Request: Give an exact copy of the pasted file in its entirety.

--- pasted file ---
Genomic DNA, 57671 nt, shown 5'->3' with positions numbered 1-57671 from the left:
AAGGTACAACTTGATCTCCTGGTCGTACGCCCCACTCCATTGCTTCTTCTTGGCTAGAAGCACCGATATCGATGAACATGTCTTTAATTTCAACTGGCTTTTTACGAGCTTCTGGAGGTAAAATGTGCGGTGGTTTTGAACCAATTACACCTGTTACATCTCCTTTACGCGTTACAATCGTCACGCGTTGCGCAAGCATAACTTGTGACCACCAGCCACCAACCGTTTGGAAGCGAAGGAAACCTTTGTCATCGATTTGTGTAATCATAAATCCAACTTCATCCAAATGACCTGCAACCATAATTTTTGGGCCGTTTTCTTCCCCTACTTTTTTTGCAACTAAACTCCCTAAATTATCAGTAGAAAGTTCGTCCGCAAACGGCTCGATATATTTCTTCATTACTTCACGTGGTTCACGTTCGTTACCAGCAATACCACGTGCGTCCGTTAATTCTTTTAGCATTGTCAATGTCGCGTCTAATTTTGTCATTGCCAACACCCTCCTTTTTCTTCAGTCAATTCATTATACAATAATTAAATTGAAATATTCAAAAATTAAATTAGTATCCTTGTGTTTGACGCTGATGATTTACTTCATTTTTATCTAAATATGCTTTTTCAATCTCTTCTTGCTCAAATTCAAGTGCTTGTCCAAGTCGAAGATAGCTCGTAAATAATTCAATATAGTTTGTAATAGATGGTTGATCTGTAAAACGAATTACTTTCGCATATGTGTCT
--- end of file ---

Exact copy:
Genomic DNA, 57671 nt, shown 5'->3' with positions numbered 1-57671 from the left:
AAGGTACAACTTGATCTCCTGGTCGTACGCCCCACTCCATTGCTTCTTCTTGGCTAGAAGCACCGATATCGATGAACATGTCTTTAATTTCAACTGGCTTTTTACGAGCTTCTGGAGGTAAAATGTGCGGTGGTTTTGAACCAATTACACCTGTTACATCTCCTTTACGCGTTACAATCGTCACGCGTTGCGCAAGCATAACTTGTGACCACCAGCCACCAACCGTTTGGAAGCGAAGGAAACCTTTGTCATCGATTTGTGTAATCATAAATCCAACTTCATCCAAATGACCTGCAACCATAATTTTTGGGCCGTTTTCTTCCCCTACTTTTTTTGCAACTAAACTCCCTAAATTATCAGTAGAAAGTTCGTCCGCAAACGGCTCGATATATTTCTTCATTACTTCACGTGGTTCACGTTCGTTACCAGCAATACCACGTGCGTCCGTTAATTCTTTTAGCATTGTCAATGTCGCGTCTAATTTTGTCATTGCCAACACCCTCCTTTTTCTTCAGTCAATTCATTATACAATAATTAAATTGAAATATTCAAAAATTAAATTAGTATCCTTGTGTTTGACGCTGATGATTTACTTCATTTTTATCTAAATATGCTTTTTCAATCTCTTCTTGCTCAAATTCAAGTGCTTGTCCAAGTCGAAGATAGCTCGTAAATAATTCAATATAGTTTGTAATAGATGGTTGATCTGTAAAACGAATTACTTTCGCATATGTGTCT